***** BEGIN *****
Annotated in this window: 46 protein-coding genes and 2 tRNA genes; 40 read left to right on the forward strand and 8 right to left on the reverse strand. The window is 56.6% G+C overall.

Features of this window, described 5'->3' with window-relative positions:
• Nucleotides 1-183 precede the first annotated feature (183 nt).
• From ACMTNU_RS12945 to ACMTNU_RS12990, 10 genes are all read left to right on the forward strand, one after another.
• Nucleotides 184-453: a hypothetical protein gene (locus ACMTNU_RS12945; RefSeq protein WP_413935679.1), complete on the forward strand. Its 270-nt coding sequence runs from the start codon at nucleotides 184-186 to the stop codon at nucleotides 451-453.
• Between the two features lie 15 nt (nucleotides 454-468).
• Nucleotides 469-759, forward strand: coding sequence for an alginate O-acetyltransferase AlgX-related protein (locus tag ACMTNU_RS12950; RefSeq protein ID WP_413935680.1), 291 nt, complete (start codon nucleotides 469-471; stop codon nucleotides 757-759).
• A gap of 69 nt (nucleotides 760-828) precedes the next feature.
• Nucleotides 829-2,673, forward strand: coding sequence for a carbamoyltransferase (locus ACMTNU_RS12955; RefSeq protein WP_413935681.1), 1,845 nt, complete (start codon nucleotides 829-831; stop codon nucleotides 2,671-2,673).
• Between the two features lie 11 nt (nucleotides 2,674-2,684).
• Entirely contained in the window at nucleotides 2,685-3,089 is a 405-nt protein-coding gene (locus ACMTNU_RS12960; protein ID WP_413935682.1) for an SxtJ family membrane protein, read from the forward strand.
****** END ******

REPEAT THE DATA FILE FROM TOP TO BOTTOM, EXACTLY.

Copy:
Annotated in this window: 46 protein-coding genes and 2 tRNA genes; 40 read left to right on the forward strand and 8 right to left on the reverse strand. The window is 56.6% G+C overall.

Features of this window, described 5'->3' with window-relative positions:
• Nucleotides 1-183 precede the first annotated feature (183 nt).
• From ACMTNU_RS12945 to ACMTNU_RS12990, 10 genes are all read left to right on the forward strand, one after another.
• Nucleotides 184-453: a hypothetical protein gene (locus ACMTNU_RS12945; RefSeq protein WP_413935679.1), complete on the forward strand. Its 270-nt coding sequence runs from the start codon at nucleotides 184-186 to the stop codon at nucleotides 451-453.
• Between the two features lie 15 nt (nucleotides 454-468).
• Nucleotides 469-759, forward strand: coding sequence for an alginate O-acetyltransferase AlgX-related protein (locus tag ACMTNU_RS12950; RefSeq protein ID WP_413935680.1), 291 nt, complete (start codon nucleotides 469-471; stop codon nucleotides 757-759).
• A gap of 69 nt (nucleotides 760-828) precedes the next feature.
• Nucleotides 829-2,673, forward strand: coding sequence for a carbamoyltransferase (locus ACMTNU_RS12955; RefSeq protein WP_413935681.1), 1,845 nt, complete (start codon nucleotides 829-831; stop codon nucleotides 2,671-2,673).
• Between the two features lie 11 nt (nucleotides 2,674-2,684).
• Entirely contained in the window at nucleotides 2,685-3,089 is a 405-nt protein-coding gene (locus ACMTNU_RS12960; protein ID WP_413935682.1) for an SxtJ family membrane protein, read from the forward strand.